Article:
This equation is easier to visualize with a chart. Note that when using numerical methods y(t) is not usually known. It is just shown on the chart below for visualization purposes.
Notice the Euler approximation of y does not line up exactly with the actual value of y. This is because the Euler method is just an approximation. If the time interval h is made smaller, then the approximation can be improved. In the chart below the time interval, h, for the blue line is half of that of the red line, and it comes closer to the true curve for y(t).
Using a smaller time interval, h, is not the only way to get a more accurate approximation. Another way to get a more accurate result is to use a higher order method. For example, the chart below compares the Euler method to the fourth-order Runge-Kutta method. The same time interval, h, is used for both methods. The fourth-order Runge-Kutta method is much more accurate given the same time interval.
The trebuchet simulation uses the fourth and fifth-order Runge-Kutta methods. However, the higher order methods are more complicated, so for the example problem we will use the Euler method since it is more concise, and the same procedure can be applied to the other methods. The equations for the fourth and fifth-order Runge-Kutta methods are given in the Runge-Kutta section.
Solving the Example Problem Using Numerical Methods
If we want to apply the Euler method to our example problem, we first need to get the equation of motion into the correct form. Remember that the Euler method assumes that we have an expression for the first order derivative of our variable(s) of interest. Our equation of motion, however, is a second order differential equation.
Somehow we need to get first order differential equation(s) from the equation of motion. We will do this by defining a new variable, v (velocity of the body).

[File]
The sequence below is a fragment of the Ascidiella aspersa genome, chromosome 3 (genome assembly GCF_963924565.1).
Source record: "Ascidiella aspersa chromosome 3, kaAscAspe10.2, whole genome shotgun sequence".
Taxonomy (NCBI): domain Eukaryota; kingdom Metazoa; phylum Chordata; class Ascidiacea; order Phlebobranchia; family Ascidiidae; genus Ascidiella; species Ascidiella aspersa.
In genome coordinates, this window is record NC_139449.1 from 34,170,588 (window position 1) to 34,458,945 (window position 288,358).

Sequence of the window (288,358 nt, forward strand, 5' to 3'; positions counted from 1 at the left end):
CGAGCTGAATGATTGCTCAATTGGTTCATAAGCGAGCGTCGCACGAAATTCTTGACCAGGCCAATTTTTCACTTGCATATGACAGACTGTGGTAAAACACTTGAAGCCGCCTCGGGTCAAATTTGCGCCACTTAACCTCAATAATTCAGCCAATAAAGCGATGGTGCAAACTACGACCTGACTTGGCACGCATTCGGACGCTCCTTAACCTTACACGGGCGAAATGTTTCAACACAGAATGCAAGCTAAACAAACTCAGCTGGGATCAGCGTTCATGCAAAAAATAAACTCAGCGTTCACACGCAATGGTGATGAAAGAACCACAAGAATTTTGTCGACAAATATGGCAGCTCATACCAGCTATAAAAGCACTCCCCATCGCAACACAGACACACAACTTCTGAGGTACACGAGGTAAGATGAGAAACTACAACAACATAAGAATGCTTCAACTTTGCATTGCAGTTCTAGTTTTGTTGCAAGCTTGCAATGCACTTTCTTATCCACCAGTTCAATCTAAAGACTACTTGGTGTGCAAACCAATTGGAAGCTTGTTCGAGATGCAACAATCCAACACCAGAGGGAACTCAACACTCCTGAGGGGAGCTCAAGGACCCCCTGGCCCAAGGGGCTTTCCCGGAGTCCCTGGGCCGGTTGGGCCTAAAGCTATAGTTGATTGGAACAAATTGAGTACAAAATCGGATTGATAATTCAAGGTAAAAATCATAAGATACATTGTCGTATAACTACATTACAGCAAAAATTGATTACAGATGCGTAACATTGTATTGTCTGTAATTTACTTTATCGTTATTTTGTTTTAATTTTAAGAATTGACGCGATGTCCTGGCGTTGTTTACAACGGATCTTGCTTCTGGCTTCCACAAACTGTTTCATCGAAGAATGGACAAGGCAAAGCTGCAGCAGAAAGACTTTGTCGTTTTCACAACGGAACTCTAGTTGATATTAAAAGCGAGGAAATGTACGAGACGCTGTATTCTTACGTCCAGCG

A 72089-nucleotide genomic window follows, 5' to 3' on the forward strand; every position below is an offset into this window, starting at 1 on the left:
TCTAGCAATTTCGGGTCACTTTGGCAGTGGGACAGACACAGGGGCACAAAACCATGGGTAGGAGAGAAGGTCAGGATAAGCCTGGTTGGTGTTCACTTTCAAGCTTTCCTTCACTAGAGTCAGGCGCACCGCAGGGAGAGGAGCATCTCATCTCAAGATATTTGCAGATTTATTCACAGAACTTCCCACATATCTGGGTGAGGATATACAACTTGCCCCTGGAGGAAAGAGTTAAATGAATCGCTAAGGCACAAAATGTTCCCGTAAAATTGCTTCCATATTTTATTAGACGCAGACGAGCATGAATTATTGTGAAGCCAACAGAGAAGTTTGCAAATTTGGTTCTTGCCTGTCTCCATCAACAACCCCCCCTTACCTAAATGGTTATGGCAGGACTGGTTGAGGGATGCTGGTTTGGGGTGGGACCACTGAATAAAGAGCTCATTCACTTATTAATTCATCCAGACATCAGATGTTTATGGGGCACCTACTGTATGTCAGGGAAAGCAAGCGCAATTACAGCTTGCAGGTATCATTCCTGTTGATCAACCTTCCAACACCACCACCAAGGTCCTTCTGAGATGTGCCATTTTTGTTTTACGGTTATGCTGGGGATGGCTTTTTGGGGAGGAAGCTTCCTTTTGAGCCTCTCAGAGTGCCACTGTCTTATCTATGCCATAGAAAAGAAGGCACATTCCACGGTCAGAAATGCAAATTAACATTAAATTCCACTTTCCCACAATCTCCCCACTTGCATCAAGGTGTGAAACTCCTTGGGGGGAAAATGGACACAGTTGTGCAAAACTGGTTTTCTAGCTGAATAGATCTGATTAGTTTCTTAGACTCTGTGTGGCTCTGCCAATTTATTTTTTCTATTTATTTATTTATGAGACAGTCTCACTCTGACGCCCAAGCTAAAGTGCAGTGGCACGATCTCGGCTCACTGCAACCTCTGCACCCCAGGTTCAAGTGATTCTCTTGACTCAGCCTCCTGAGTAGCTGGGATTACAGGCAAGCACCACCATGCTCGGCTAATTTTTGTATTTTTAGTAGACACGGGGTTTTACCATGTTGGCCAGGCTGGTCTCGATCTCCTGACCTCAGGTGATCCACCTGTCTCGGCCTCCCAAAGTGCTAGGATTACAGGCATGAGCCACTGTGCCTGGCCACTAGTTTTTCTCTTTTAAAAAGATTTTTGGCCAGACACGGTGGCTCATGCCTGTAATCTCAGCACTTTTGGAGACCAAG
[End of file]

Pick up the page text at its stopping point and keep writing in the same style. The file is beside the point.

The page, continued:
If we plug v into our equation of motion we get
Now we have two variables, y and v, and we have expressions for the first order derivative of each variable.
Now we can use the Euler method to solve these equations numerically. Using the Euler method does not give us a general solution to the equations. It is used to find the solution for a particular case, so to continue the example we have to assign values to all the system parameters, and solve the problem for that specific case. We will use the following values for the system parameters.
g (gravitational constant) = 9.8 m/s² (in the negative y direction)
m (mass of body) = 1 kg
C (drag constant) = 0.015 kg/m
y₀ (initial height of body) = 10 m
v₀ (initial velocity of body) = 3 m/s (in the positive y direction)
h (time interval) = 0.1 s
Now that we have given values to all the parameters, we can use the Euler method to find the position of the body after 0.1 seconds.
Now we have the approximate values for the height of the ball and the velocity of the ball after 0.1 seconds, and we can use that result to find the values after 0.2 seconds.
We can repeat this process for as much time as we are interested in. For this example we will follow the body until it reaches the ground. To be concise, we will not show the full equations for every step, rather the results will be summarized in the following table.
|Step||t (s)||y (m)||v (m/s)|
We can see that at step 19 the value for y went negative which means the body hit the ground sometime between 1.8 and 1.9 seconds. The results of this problem summarized in the table are plotted in the graph below.
As mentioned before this is only an approximation of the results. Since we also have the analytical solution to this problem we can compare the results that we got from using the Euler method to the exact values from the analytical solution. The dotted line shows the analytical solution.
This simple example should have demonstrated the essentials of what is needed to understand what is going on in the trebuchet simulation. First the equations of motion are derived. They are then then reduced to first order differential equations and then solved using a numerical method like the Euler or Runge-Kutta method.